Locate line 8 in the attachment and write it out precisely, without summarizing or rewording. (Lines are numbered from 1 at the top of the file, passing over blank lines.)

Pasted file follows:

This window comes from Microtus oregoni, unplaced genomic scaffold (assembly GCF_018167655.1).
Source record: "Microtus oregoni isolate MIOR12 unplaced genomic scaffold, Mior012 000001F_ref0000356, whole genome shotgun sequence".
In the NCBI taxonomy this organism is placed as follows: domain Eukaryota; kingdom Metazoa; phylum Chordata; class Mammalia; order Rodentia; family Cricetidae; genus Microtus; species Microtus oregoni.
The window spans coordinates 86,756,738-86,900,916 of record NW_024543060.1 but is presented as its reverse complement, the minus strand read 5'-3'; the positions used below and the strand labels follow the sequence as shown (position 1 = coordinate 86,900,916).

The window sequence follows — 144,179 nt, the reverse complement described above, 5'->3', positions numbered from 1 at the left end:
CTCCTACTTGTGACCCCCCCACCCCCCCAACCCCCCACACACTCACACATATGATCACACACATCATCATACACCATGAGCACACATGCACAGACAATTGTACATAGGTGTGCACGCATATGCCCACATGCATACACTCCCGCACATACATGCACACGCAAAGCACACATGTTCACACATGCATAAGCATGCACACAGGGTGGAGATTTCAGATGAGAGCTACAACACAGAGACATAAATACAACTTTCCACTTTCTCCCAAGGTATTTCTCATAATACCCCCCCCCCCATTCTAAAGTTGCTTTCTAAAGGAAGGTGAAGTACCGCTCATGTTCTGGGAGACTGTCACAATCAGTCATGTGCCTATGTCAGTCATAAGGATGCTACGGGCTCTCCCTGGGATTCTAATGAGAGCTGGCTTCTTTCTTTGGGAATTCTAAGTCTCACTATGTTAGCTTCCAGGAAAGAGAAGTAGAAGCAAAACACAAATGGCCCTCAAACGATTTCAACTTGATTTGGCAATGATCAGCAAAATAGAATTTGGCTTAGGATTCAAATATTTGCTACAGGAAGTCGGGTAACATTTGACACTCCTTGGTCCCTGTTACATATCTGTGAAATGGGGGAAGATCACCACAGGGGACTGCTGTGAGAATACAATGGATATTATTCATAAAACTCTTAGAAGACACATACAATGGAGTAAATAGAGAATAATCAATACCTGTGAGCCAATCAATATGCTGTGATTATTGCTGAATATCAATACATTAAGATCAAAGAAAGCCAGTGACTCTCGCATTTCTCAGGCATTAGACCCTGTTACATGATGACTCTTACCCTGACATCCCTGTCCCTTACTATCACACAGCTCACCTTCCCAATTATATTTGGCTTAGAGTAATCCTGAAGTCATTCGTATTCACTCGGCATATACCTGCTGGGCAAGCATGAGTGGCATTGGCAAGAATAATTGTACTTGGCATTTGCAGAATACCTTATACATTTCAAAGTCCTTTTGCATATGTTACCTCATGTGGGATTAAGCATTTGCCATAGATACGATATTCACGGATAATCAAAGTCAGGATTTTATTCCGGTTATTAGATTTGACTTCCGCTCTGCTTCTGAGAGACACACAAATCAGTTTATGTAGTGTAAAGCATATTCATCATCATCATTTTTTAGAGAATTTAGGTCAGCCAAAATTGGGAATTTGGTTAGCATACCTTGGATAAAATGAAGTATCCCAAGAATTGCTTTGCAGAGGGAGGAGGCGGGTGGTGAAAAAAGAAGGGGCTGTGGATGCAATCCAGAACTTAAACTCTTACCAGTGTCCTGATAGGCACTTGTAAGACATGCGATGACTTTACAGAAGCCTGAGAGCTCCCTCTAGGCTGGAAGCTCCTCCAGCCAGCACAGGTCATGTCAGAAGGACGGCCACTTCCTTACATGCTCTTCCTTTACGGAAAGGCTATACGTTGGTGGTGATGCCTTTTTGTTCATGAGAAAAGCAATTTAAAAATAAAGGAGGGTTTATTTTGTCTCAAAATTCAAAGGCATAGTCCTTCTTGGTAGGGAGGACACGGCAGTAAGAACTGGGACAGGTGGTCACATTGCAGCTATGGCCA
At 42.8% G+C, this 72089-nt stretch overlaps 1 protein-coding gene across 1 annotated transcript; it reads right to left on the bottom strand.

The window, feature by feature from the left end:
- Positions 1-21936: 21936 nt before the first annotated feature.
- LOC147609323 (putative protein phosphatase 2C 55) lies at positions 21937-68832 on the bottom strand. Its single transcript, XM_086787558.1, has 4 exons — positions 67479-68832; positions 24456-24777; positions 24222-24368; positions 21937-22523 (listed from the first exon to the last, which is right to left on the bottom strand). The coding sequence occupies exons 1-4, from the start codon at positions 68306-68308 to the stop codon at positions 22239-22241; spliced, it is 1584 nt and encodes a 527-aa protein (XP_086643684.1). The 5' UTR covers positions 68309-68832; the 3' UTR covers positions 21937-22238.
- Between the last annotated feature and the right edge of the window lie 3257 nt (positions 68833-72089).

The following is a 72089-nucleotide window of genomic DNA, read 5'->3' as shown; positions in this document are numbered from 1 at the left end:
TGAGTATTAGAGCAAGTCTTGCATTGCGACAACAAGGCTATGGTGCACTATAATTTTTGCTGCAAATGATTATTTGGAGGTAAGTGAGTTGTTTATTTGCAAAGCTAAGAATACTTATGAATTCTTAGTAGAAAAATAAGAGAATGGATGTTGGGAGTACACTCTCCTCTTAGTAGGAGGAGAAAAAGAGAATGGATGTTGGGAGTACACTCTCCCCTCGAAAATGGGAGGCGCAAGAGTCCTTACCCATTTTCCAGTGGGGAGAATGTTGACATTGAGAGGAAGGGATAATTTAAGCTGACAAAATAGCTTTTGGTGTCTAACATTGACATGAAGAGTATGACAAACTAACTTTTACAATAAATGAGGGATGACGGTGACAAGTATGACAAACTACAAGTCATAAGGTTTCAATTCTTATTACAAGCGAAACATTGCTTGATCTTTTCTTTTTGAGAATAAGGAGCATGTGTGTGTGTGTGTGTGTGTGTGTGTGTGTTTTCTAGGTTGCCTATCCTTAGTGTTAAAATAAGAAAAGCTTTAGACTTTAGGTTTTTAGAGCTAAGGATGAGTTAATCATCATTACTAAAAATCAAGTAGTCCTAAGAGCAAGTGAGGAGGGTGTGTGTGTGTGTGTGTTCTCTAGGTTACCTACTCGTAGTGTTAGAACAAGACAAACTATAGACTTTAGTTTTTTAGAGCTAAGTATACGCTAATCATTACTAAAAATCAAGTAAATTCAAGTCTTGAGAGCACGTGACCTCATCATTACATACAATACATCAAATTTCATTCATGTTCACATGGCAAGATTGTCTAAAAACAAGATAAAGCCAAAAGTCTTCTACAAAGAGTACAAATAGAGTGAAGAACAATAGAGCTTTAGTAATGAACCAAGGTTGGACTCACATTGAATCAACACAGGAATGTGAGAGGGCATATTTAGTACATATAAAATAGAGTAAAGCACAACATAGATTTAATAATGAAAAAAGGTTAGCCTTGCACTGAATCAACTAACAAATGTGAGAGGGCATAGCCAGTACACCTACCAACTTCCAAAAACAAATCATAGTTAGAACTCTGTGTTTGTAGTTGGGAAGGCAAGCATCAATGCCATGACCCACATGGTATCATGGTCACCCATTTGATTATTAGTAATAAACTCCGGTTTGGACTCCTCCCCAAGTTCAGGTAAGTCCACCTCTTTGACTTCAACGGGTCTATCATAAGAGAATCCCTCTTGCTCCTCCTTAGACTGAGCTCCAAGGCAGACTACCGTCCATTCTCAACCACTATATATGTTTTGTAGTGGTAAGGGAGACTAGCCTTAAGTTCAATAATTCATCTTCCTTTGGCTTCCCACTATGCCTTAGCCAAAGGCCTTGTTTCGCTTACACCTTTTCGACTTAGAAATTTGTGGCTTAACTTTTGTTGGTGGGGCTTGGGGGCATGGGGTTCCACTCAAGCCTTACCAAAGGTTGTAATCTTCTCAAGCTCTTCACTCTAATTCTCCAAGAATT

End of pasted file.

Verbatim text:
The window, feature by feature from the left end: